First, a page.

The year was 1991. I had been out of High School and at the local community college three years. I had originally started college as a full-time student working part-time. But in the course of those three years, my priorities changed and I became a part-time student with a part-time job (and for a short time, I had multiple part-time jobs totaling 38 hours/week).
While I lived with my dad and Felicia, I worked part-time at my dad’s sandwich shop. (I had actually started working with him while I was still living with my aunt and uncle.) He had retired from his days as a locksmith and had invested in a sandwich shop – something completely different than he had ever done before. I hated working there, but it was easy money and most of all, I felt like it was my duty to help out my dad.
After living under Felicia’s roof for six months, she announced to me that I would now be required to pay $100/month in rent. Gulp. I was only making $400/month at my dad’s deli. I was already paying for all of my bills – tuition, school books, gas, car insurance, phone, car repairs, and all of my essentials (clothing, toiletries, etc.). How was I going to spare $100/month? Aside from being angry that I was expected to pay rent, I was hurt that my dad didn’t come to my defense and tell Felicia to take a hike. Not only was I living in a home I hated, with a woman I detested, and in a room that disgusted and depressed me, but now I had to PAY to live there??!!
I daydreamed daily of living on my own, free from Felicia, free from anyone telling me what to do, free from anyone complaining about me, free from an ugly, gloomy bedroom. But I knew that dream required a lot more money than I was making. I also knew that dream meant giving up on school and finding a full-time job. And I wasn’t sure I wanted to fully give up on college just yet. I was just nine units shy of completing my general education requirements. But I occasionally looked in the paper and Penny Saver for want ads. “Receptionist For Hire” “Office Clerk Wanted” “Office Assistant Needed”. I called a few. I filled out a couple of applications. I waited for the phone to ring for interviews…but nothing. I took it as a sign that it wasn’t meant to be.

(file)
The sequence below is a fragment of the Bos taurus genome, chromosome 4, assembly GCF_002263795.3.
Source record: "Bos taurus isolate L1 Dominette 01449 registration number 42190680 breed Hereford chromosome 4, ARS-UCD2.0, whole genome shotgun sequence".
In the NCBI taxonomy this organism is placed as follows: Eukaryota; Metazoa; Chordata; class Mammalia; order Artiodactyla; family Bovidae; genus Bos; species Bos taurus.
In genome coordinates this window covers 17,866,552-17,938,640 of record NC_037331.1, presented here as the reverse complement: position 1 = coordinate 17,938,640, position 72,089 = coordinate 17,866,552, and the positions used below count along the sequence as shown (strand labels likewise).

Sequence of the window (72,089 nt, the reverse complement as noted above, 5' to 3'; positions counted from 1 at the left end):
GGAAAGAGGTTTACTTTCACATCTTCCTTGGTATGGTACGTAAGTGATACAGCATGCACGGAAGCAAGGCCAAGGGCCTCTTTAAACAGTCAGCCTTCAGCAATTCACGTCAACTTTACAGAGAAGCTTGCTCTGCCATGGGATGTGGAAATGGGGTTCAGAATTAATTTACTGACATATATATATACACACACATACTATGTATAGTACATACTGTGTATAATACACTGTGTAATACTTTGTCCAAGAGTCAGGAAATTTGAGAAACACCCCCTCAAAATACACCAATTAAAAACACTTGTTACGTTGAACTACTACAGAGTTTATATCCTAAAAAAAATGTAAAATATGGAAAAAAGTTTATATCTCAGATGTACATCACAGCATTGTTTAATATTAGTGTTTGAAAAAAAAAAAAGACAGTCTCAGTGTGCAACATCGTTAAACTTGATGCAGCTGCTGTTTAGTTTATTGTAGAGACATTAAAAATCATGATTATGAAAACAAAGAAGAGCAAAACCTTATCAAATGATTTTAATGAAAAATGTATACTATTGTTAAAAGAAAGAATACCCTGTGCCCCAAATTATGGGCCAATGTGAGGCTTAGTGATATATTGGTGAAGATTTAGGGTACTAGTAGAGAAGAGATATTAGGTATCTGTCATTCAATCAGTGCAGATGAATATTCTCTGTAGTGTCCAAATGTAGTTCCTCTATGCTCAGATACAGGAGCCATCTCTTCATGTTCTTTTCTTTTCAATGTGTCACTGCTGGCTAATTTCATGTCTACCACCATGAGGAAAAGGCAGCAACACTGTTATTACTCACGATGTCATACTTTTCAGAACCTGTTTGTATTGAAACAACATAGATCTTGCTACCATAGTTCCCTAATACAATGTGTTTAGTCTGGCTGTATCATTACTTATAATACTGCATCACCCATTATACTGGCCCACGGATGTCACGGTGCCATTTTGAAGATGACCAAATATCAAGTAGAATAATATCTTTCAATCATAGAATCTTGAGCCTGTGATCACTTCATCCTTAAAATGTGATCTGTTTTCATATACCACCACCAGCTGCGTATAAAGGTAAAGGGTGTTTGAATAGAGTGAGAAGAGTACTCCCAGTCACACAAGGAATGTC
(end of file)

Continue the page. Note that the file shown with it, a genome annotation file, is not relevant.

That Christmas of 1991 was my fourth month paying rent and Felicia shocked me with a random act of kindness when she returned the $100 check that I had given her just a day before. I was moved by her thoughtfulness and wondered if maybe she wasn’t as bad as I thought after all.
During the second week of January 1992, I became committed to finding a full-time job. My dad had sold his sandwich shop and I was out of a job. I had also come to the realization that it was time to put school on hold and move out once and for all. I was fighting a lot with my dad and it was just a tense and unpleasant home environment. I also knew it was going to be impossible for me to ever afford an apartment in Orange County all on my own. Sadly though, I didn’t know a single soul at the time who needed a roommate. How was I going to make it on my own if I couldn’t afford rent? I spent a lot of time pressuring DJ to move out with me, but he wasn’t interested. Life at home was pretty easy for him and he was also going to school and working part-time. Honestly, I also think he was probably afraid to move out with me. Don’t forget, I was psycho back then, so why would he want to live full-time with a lunatic? Smart guy.